Breathing life into fictional characters isn’t always easy. As writers, we try not to mold characters directly from people we’ve met. We try not to mold them from ourselves. But, we all know that our characters are a combination of many people, including a piece or two of ourselves.
To create new and interesting characters, writers often put themselves in their character’s shoes for a moment. To make the scene or dialog realistic, we all have some sort of visual of our characters and an idea of their personalities. They’re not real people, yet we try to imagine how they see the world before them. We, as authors, try to write the root of that character – the why and how of their thoughts and actions.
And all the while, I think authors learn more about different perspectives. Because we’ve had to rationalize a character’s feelings or beliefs, we now see how others in real life might feel about that same subject. After all, as I’ve said, fiction or not, we try to make our characters act and think as realistic as possible.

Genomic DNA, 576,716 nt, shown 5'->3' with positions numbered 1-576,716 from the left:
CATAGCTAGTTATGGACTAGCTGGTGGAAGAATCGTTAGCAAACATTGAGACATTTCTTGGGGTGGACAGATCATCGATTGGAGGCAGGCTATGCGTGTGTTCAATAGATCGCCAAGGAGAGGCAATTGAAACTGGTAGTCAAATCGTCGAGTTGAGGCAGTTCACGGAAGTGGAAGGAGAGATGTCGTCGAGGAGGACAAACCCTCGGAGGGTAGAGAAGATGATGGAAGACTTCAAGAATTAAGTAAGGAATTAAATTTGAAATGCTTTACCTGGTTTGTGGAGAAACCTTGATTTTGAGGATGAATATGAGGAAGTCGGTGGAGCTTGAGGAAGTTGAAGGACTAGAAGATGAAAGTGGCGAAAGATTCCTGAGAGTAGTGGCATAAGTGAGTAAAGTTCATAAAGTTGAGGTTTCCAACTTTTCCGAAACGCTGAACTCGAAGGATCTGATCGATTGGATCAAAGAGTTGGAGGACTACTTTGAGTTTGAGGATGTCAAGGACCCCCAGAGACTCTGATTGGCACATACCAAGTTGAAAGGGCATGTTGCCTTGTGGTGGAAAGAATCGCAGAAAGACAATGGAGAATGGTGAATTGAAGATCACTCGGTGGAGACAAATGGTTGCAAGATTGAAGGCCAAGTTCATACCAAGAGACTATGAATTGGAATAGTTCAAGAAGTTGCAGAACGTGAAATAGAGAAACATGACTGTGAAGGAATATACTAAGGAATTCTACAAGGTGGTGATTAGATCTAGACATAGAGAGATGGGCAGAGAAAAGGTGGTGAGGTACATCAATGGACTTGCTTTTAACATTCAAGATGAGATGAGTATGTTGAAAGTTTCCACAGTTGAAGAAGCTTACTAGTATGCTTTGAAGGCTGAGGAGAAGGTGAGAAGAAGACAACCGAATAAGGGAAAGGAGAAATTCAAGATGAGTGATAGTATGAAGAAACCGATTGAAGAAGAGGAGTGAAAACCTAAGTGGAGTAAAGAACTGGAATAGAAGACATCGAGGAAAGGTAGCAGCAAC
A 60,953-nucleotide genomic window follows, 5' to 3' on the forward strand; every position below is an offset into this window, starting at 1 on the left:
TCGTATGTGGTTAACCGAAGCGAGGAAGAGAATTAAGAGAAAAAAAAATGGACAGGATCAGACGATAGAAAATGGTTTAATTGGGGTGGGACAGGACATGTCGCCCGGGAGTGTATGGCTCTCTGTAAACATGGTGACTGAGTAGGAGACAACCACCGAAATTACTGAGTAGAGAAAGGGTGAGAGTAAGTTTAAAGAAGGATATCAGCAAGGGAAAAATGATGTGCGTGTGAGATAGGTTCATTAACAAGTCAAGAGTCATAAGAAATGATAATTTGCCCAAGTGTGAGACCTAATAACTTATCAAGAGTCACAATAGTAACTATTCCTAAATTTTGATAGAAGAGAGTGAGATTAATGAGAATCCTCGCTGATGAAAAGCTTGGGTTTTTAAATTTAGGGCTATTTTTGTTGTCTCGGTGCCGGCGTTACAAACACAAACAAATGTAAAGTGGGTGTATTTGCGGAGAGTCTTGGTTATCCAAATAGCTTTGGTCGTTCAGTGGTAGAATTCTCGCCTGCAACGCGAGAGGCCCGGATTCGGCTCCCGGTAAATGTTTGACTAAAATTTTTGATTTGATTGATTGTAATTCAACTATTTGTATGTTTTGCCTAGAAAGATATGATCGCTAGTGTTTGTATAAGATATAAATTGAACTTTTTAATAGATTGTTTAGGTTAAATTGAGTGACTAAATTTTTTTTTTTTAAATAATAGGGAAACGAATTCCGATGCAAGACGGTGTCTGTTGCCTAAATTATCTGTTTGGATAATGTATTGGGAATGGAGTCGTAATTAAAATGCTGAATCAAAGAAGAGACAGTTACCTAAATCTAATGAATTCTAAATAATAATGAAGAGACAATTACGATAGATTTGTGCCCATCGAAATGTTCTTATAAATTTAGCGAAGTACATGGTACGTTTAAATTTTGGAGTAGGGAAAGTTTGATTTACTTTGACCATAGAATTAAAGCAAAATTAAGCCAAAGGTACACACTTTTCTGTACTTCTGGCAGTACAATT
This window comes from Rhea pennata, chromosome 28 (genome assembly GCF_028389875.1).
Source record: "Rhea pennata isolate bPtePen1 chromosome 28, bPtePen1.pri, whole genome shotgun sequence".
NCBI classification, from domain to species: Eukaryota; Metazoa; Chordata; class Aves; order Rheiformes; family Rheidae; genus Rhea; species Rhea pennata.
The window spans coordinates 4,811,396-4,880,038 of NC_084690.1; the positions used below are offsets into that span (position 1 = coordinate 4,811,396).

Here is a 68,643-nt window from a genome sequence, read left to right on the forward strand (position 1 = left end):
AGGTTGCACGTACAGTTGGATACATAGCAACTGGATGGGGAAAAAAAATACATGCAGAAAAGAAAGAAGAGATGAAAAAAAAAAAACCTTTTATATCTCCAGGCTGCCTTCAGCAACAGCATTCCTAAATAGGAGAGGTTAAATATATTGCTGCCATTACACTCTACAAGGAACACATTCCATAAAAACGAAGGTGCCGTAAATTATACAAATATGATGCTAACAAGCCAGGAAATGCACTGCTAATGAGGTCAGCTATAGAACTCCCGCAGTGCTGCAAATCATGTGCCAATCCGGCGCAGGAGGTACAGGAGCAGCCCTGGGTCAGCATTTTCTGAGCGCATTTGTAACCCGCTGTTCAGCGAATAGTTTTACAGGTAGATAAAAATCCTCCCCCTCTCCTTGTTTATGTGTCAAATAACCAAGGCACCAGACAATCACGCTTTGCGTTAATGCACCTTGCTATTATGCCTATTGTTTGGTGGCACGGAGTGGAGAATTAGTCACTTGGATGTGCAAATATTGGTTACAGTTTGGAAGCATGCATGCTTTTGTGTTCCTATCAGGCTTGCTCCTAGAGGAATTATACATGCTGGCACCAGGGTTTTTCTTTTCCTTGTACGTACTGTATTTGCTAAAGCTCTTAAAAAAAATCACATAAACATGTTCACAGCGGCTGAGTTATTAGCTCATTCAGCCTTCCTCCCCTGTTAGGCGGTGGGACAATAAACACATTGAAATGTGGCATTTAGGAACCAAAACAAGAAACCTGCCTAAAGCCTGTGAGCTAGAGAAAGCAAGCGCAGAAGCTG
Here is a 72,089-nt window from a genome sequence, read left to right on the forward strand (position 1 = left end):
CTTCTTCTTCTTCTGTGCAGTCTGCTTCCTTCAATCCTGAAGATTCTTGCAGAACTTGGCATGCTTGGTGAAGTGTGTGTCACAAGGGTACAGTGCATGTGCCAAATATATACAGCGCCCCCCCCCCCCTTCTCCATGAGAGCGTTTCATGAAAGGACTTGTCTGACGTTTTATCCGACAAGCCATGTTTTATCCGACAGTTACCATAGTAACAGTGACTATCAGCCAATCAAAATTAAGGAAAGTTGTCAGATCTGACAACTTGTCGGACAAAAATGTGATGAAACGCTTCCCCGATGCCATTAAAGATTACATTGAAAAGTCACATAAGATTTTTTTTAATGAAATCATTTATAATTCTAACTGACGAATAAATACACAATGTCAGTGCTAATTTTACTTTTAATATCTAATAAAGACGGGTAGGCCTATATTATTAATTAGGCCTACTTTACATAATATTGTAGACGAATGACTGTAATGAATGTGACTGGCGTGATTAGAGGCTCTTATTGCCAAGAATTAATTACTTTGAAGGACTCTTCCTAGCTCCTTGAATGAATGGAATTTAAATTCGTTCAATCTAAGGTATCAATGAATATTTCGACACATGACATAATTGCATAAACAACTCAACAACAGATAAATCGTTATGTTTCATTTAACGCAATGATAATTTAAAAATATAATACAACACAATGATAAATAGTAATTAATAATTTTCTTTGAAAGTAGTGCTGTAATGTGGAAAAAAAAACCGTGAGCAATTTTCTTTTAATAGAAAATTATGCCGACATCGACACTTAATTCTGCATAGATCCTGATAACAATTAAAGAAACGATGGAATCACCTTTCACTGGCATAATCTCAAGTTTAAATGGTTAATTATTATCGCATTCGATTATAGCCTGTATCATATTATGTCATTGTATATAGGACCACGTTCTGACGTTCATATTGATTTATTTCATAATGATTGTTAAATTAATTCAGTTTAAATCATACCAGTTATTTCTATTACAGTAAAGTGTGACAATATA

I can’t help but think of Professor Snape in Harry Potter. From the start, a good portion of readers disliked Snape. As the story went on, they may have distrusted him, too. But what of the end? Didn’t we all feel differently? Snape ended up having as many fans as Harry, I think.
Writing about a teen might make you think differently about the younger generation. Writing about a priest might shed a viewpoint on religion you hadn’t given much thought about. The story of a person with a terminal illness might make you appreciate life a little more.
Part of this new perspective comes from the research we had to do, surely. But does it stop there? Have you ever come away from reading or writing a work of fiction with a different perspective on something? I’m not saying you come away thinking completely opposite of what you thought going in to the story, but just enough to see something you hadn’t before.